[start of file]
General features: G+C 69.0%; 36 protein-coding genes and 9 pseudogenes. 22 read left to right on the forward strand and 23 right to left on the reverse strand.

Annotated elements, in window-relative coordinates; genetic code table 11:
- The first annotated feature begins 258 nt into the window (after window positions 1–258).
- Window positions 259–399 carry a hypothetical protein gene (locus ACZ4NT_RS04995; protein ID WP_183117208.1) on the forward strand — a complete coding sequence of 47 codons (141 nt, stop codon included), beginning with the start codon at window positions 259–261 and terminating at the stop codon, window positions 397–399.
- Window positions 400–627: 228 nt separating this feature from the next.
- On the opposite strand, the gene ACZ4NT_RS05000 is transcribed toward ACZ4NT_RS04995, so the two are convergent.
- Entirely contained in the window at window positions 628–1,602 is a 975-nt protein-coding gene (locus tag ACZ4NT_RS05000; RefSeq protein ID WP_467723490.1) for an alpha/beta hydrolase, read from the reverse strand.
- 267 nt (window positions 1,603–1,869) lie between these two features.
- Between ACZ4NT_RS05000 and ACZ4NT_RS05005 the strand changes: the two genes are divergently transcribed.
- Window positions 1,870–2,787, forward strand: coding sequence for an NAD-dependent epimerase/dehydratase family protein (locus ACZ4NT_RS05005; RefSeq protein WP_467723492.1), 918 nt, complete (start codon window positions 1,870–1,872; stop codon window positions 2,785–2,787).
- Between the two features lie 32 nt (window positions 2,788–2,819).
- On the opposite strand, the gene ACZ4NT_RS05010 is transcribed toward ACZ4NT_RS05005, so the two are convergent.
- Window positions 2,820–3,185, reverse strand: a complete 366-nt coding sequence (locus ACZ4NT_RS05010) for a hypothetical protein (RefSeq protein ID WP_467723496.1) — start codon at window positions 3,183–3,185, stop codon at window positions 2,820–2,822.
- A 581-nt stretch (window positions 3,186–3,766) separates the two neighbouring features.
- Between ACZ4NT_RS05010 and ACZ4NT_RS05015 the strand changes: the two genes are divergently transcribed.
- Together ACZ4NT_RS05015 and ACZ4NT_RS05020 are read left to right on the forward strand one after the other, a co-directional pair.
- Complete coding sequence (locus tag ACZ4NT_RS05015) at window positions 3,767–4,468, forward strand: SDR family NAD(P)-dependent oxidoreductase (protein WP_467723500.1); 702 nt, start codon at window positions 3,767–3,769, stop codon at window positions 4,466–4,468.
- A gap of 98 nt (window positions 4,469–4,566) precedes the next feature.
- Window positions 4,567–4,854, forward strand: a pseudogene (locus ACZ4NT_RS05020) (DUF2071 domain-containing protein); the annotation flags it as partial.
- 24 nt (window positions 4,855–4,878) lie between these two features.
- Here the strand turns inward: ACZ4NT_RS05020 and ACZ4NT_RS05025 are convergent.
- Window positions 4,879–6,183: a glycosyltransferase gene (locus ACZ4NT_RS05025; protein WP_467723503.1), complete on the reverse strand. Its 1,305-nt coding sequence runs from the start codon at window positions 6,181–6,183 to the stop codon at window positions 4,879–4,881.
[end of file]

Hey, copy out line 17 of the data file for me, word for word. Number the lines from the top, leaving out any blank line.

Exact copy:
- Complete coding sequence (locus tag ACZ4NT_RS05015) at window positions 3,767–4,468, forward strand: SDR family NAD(P)-dependent oxidoreductase (protein WP_467723500.1); 702 nt, start codon at window positions 3,767–3,769, stop codon at window positions 4,466–4,468.